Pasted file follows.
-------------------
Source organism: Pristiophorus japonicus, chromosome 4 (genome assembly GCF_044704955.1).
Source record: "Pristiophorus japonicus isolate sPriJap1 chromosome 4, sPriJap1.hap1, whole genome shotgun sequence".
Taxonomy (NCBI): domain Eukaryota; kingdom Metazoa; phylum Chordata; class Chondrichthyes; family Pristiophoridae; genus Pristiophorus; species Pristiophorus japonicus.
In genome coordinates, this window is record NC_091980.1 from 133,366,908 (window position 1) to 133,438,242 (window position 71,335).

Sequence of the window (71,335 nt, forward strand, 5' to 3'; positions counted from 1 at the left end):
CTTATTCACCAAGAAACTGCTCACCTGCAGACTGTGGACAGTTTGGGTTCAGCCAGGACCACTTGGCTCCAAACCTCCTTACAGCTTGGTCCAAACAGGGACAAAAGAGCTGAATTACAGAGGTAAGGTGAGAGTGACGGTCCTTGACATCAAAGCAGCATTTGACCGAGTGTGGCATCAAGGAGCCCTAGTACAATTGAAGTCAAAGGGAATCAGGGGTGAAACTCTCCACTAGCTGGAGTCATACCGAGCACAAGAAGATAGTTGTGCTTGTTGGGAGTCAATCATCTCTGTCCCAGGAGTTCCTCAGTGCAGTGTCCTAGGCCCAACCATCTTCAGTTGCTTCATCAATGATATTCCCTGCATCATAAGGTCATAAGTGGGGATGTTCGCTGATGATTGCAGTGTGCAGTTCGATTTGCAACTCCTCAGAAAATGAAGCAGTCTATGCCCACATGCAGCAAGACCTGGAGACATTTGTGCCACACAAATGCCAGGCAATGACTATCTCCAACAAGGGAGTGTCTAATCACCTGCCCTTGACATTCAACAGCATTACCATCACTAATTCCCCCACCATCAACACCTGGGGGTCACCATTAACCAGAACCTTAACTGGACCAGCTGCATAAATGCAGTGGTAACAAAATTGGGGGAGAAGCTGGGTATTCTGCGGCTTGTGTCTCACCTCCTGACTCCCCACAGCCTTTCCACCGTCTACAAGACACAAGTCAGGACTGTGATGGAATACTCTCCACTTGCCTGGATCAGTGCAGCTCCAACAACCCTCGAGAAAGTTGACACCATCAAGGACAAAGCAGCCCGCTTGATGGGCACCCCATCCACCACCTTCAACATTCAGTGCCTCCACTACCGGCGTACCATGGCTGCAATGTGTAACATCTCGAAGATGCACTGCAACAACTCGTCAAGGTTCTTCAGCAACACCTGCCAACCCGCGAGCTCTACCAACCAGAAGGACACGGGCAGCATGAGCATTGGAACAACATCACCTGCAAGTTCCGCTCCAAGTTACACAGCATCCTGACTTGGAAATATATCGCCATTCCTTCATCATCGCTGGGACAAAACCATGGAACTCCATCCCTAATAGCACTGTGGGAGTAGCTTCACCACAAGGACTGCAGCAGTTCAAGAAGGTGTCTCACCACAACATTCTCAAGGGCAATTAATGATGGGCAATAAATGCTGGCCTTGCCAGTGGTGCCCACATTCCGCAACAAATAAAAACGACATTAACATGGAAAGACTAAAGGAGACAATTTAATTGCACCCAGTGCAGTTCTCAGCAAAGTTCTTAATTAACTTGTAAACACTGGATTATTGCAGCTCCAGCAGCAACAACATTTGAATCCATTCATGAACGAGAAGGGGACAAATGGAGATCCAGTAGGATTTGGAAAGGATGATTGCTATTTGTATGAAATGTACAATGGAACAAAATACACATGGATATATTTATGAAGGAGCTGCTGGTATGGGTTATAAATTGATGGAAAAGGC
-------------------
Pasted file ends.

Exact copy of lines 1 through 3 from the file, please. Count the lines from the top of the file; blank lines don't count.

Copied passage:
Source organism: Pristiophorus japonicus, chromosome 4 (genome assembly GCF_044704955.1).
Source record: "Pristiophorus japonicus isolate sPriJap1 chromosome 4, sPriJap1.hap1, whole genome shotgun sequence".
Taxonomy (NCBI): domain Eukaryota; kingdom Metazoa; phylum Chordata; class Chondrichthyes; family Pristiophoridae; genus Pristiophorus; species Pristiophorus japonicus.